Dough as flesh

Image

Dough as flesh

I’ve had illness after illness, crisis after crisis, including writing my dissertation which has taught me how easily you can become a hermit when there’s so many words to write. 🙂 These images are some more experiments, baking and experimenting how dough could be flesh. I’ve also been doing some writing apart from my dissertation which I’ve put a little glimpse of below. Let me know what you think, I love hearing others thoughts. 🙂

pink hand

Just one thing stands between us.
Part mother, part child, part other.
Like the spare pastry left once the gingerbread child has been cut out. All that holds us together seems to be the apron strings tied above my waist.

Jasmine Gauthier

squirm pinker across colour pink burned skin pink

Advertisements

The Kitchen as a Womb Experiments

Here we have a selection of some of my experiments so far this term from looking at the kitchen and especially baking as a way of conceptualising the creation of a child. Let me know what you think, I’d love some feedback. 🙂

George Dunlop Leslie

I’m not quite sure why I’ve only just come across George Dunlop Leslie but his paintings are incredible, and I feel like I recognise something of my work in it so deeply that I can hardly keep my eyes away from them. I love the boredom, the mundane-ness and just the sheer beauty of his use of colour and light. So here are my three favourite images that make my heart pound that little bit faster.

The Boy & The Twins – Åsa Johannesson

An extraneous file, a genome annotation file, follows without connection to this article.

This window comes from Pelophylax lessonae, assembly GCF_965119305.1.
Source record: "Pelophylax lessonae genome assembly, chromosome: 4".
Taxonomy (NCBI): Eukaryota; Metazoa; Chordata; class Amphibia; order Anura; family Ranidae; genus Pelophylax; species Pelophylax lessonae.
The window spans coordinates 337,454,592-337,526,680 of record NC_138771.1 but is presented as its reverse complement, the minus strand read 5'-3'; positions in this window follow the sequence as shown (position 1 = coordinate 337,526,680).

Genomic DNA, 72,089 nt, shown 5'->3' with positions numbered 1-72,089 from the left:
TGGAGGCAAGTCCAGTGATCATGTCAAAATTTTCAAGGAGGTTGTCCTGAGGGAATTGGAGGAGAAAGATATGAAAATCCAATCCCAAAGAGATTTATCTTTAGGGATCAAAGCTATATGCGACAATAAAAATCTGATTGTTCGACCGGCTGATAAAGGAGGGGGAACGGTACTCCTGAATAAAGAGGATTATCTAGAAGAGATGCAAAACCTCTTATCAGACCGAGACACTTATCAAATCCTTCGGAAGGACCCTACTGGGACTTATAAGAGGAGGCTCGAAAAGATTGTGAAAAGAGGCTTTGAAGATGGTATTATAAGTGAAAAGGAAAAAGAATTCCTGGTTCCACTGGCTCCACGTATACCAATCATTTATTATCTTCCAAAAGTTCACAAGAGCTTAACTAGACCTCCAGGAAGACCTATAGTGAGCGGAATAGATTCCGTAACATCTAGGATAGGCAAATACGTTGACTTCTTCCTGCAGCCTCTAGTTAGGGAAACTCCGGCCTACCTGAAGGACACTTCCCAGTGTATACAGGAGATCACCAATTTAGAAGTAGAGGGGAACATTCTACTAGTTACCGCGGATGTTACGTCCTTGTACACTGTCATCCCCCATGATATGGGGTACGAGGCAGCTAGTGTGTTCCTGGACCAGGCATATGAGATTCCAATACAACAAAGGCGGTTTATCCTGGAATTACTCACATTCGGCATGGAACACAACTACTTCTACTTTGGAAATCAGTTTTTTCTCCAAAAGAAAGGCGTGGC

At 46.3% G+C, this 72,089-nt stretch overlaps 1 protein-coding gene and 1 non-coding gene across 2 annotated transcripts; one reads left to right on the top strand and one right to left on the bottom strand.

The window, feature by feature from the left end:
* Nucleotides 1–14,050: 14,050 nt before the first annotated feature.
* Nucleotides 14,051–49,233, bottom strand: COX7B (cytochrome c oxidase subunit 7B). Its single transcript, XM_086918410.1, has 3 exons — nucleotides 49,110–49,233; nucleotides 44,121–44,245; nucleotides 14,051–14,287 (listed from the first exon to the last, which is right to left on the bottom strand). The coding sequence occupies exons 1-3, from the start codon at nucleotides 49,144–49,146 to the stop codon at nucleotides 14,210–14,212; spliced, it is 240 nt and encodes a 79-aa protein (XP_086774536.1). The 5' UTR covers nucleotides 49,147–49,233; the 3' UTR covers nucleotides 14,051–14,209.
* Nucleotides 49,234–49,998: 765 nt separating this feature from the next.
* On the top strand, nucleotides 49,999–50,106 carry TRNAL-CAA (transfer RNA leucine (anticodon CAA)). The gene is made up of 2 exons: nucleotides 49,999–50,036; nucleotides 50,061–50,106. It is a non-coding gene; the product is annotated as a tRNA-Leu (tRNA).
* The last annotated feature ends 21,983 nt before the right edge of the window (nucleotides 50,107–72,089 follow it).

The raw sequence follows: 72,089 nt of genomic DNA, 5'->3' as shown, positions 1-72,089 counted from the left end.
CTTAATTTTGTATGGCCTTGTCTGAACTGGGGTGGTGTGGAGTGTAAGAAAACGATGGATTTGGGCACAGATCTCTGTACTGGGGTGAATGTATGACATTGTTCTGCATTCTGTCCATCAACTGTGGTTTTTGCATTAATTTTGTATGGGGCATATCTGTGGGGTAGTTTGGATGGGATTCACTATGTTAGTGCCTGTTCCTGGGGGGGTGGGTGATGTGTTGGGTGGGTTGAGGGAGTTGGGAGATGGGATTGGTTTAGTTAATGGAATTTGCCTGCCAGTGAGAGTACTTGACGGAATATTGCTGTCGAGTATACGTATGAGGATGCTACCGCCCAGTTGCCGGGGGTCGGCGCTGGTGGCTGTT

I saw Åsa talk about her work recently and I couldn’t wait to share it on here. The Boy & The Twins is an absolutely fabulous piece of work and her work in progress series Aryan looks absolutely superb also.

The way she interweaves the staged posed images of the boy against her own autobiographical images of her and her sister in their tomboy childhood is so beautiful and works so well. Coming from knowing quite a lot about and having experienced from others the issues and feelings around being transgender, I’ve felt in my own experiments how difficult a subject it is to tackle as an artist, as we are surrounded by imagery and projects on gender that I feel sometimes almost work against the feelings and reality of being transgender.

As far as I can see; to be trans is not necessarily to be flamboyant or loudly self-expressive, nor is it to comply to strict social rules on gender purely to blend in. It’s the ability to be yourself and be happy with that, much like everyone else. It’s not ABOUT becoming something else, it’s purely about being (and sometimes, becoming) yourself and being true to that. Anyway to move on, I love how she gently juxtaposes the two halves of boyhood. There’s a time in some trans individuals’ lives where they almost return to this boyhood or girlhood they perceive to have ‘missed’ and follow an accelerated version, returning back to secret dreams and desires they may have repressed (either consciously or subconsciously) from their childhood and perhaps adolescence. This idea is what comes across so strongly to me in the juxtaposing of the two images.